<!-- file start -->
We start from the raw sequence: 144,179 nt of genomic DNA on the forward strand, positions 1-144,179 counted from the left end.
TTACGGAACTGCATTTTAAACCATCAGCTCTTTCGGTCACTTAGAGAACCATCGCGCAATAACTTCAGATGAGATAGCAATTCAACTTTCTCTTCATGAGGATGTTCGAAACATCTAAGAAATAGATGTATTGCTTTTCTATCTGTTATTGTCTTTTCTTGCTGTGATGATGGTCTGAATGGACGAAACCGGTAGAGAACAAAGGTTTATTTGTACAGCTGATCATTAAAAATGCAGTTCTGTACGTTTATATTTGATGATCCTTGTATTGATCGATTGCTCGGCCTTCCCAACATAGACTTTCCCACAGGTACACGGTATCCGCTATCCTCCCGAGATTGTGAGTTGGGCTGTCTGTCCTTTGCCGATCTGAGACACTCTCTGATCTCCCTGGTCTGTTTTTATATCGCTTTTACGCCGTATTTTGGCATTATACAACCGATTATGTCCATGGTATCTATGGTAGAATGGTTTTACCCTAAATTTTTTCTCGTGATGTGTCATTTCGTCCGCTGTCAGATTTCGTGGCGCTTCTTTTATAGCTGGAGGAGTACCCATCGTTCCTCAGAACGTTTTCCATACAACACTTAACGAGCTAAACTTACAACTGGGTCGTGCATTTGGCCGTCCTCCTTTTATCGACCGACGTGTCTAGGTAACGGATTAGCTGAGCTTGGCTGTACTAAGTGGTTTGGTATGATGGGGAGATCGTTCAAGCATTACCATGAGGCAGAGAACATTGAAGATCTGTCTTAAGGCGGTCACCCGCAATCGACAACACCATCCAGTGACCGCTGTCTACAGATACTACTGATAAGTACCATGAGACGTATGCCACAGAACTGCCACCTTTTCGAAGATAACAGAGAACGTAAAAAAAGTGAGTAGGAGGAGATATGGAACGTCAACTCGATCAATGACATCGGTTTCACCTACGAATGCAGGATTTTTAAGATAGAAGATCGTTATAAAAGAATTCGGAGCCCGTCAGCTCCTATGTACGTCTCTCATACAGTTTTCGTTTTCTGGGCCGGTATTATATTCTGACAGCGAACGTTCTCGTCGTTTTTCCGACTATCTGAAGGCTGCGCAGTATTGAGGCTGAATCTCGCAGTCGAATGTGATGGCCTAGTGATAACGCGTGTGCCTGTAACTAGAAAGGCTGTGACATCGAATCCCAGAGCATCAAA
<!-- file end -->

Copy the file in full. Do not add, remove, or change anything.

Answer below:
We start from the raw sequence: 144,179 nt of genomic DNA on the forward strand, positions 1-144,179 counted from the left end.
TTACGGAACTGCATTTTAAACCATCAGCTCTTTCGGTCACTTAGAGAACCATCGCGCAATAACTTCAGATGAGATAGCAATTCAACTTTCTCTTCATGAGGATGTTCGAAACATCTAAGAAATAGATGTATTGCTTTTCTATCTGTTATTGTCTTTTCTTGCTGTGATGATGGTCTGAATGGACGAAACCGGTAGAGAACAAAGGTTTATTTGTACAGCTGATCATTAAAAATGCAGTTCTGTACGTTTATATTTGATGATCCTTGTATTGATCGATTGCTCGGCCTTCCCAACATAGACTTTCCCACAGGTACACGGTATCCGCTATCCTCCCGAGATTGTGAGTTGGGCTGTCTGTCCTTTGCCGATCTGAGACACTCTCTGATCTCCCTGGTCTGTTTTTATATCGCTTTTACGCCGTATTTTGGCATTATACAACCGATTATGTCCATGGTATCTATGGTAGAATGGTTTTACCCTAAATTTTTTCTCGTGATGTGTCATTTCGTCCGCTGTCAGATTTCGTGGCGCTTCTTTTATAGCTGGAGGAGTACCCATCGTTCCTCAGAACGTTTTCCATACAACACTTAACGAGCTAAACTTACAACTGGGTCGTGCATTTGGCCGTCCTCCTTTTATCGACCGACGTGTCTAGGTAACGGATTAGCTGAGCTTGGCTGTACTAAGTGGTTTGGTATGATGGGGAGATCGTTCAAGCATTACCATGAGGCAGAGAACATTGAAGATCTGTCTTAAGGCGGTCACCCGCAATCGACAACACCATCCAGTGACCGCTGTCTACAGATACTACTGATAAGTACCATGAGACGTATGCCACAGAACTGCCACCTTTTCGAAGATAACAGAGAACGTAAAAAAAGTGAGTAGGAGGAGATATGGAACGTCAACTCGATCAATGACATCGGTTTCACCTACGAATGCAGGATTTTTAAGATAGAAGATCGTTATAAAAGAATTCGGAGCCCGTCAGCTCCTATGTACGTCTCTCATACAGTTTTCGTTTTCTGGGCCGGTATTATATTCTGACAGCGAACGTTCTCGTCGTTTTTCCGACTATCTGAAGGCTGCGCAGTATTGAGGCTGAATCTCGCAGTCGAATGTGATGGCCTAGTGATAACGCGTGTGCCTGTAACTAGAAAGGCTGTGACATCGAATCCCAGAGCATCAAA